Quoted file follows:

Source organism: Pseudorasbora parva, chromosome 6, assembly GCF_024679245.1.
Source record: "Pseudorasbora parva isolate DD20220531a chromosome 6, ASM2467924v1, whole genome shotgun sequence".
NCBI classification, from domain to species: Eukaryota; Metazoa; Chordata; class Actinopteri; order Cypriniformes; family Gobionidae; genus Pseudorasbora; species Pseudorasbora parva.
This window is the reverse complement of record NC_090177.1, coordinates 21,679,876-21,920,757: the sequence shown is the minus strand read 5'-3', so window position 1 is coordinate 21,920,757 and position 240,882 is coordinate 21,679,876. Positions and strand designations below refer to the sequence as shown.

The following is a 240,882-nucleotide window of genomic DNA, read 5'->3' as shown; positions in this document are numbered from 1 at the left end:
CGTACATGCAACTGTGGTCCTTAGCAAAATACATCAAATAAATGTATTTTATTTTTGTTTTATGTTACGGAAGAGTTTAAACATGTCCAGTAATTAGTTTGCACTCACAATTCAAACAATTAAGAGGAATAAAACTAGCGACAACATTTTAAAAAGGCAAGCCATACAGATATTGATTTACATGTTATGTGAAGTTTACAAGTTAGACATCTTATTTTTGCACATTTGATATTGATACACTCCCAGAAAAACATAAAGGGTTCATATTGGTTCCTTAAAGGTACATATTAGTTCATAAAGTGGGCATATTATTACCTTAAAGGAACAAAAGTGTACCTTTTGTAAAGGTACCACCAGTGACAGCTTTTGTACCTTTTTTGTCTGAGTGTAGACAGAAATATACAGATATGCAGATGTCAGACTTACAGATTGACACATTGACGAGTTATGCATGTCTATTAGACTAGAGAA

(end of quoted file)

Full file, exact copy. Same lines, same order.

Source organism: Pseudorasbora parva, chromosome 6, assembly GCF_024679245.1.
Source record: "Pseudorasbora parva isolate DD20220531a chromosome 6, ASM2467924v1, whole genome shotgun sequence".
NCBI classification, from domain to species: Eukaryota; Metazoa; Chordata; class Actinopteri; order Cypriniformes; family Gobionidae; genus Pseudorasbora; species Pseudorasbora parva.
This window is the reverse complement of record NC_090177.1, coordinates 21,679,876-21,920,757: the sequence shown is the minus strand read 5'-3', so window position 1 is coordinate 21,920,757 and position 240,882 is coordinate 21,679,876. Positions and strand designations below refer to the sequence as shown.

The following is a 240,882-nucleotide window of genomic DNA, read 5'->3' as shown; positions in this document are numbered from 1 at the left end:
CGTACATGCAACTGTGGTCCTTAGCAAAATACATCAAATAAATGTATTTTATTTTTGTTTTATGTTACGGAAGAGTTTAAACATGTCCAGTAATTAGTTTGCACTCACAATTCAAACAATTAAGAGGAATAAAACTAGCGACAACATTTTAAAAAGGCAAGCCATACAGATATTGATTTACATGTTATGTGAAGTTTACAAGTTAGACATCTTATTTTTGCACATTTGATATTGATACACTCCCAGAAAAACATAAAGGGTTCATATTGGTTCCTTAAAGGTACATATTAGTTCATAAAGTGGGCATATTATTACCTTAAAGGAACAAAAGTGTACCTTTTGTAAAGGTACCACCAGTGACAGCTTTTGTACCTTTTTTGTCTGAGTGTAGACAGAAATATACAGATATGCAGATGTCAGACTTACAGATTGACACATTGACGAGTTATGCATGTCTATTAGACTAGAGAA